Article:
Public Acceptance of Agricultural Biotechnology
Kalaitzandonakes, Nicholas G., 1960-
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Trends in public attitudes toward agro-biotechnology have been traced and analyzed in many countries around the globe. Over the years, there have been concerns about perceived environmental and food safety risks from the use of biotechnology. There have also been ethical and religious concerns about the right of humans to “interfere” with the order of the natural world or patent life. At the same time, there has been anticipation for increased food and fiber production for a burgeoning world population, reduced pollution, improved food quality and other potential benefits from agro-biotechnology. There should be little doubt that the occasional balance of such perceptions has influenced the public debate on an appropriate regulatory framework for implementing agro-biotechnologies. Similarly, decisions on the relevant regulatory framework have shaped the technology itself and its public acceptance.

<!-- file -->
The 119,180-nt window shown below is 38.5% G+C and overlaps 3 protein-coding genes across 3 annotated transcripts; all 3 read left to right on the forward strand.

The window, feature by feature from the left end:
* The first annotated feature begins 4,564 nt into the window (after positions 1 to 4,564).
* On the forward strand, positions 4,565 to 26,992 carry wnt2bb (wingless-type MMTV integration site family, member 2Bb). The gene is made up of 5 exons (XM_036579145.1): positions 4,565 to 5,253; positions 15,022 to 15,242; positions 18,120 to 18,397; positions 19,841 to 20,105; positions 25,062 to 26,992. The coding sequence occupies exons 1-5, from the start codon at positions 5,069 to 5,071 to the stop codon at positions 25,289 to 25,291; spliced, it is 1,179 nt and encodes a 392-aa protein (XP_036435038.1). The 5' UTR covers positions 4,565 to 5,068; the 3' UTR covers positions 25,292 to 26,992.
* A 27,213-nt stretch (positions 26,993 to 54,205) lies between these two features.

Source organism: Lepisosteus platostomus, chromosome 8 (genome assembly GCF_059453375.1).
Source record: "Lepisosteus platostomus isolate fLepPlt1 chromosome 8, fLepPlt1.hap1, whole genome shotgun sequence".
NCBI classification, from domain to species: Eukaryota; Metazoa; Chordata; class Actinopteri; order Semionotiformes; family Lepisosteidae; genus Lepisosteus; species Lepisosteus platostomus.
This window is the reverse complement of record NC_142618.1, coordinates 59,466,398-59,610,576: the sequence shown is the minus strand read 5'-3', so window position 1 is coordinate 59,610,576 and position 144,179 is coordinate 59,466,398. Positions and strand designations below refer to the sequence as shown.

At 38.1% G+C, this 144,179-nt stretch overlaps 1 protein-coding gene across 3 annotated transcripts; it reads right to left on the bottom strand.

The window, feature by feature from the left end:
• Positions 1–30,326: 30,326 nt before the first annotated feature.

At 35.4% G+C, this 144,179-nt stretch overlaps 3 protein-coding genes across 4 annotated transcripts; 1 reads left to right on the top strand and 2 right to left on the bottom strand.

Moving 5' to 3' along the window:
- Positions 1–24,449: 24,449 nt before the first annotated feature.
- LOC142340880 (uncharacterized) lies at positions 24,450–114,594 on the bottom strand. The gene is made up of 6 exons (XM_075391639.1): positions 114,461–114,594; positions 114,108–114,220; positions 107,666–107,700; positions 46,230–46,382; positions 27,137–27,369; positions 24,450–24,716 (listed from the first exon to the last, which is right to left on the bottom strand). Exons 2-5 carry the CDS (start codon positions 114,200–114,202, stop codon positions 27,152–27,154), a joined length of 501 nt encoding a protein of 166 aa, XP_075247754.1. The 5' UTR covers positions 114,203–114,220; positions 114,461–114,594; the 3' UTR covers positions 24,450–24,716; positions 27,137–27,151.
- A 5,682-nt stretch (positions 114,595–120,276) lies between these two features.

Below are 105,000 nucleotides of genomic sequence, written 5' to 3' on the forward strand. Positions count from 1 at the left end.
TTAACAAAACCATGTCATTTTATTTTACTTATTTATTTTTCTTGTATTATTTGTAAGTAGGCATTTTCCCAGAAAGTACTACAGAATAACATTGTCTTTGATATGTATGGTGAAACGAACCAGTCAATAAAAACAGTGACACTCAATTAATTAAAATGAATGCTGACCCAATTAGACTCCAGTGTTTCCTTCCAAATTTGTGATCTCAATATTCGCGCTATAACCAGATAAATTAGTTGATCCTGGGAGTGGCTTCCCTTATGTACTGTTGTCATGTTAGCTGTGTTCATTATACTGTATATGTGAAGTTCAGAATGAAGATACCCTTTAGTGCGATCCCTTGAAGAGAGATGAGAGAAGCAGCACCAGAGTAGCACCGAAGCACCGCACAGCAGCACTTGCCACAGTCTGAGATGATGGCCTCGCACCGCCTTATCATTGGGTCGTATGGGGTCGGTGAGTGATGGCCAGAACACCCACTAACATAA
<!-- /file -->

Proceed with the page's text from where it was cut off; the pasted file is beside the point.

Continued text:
AgBioForum 1(1) 1998: 1-2.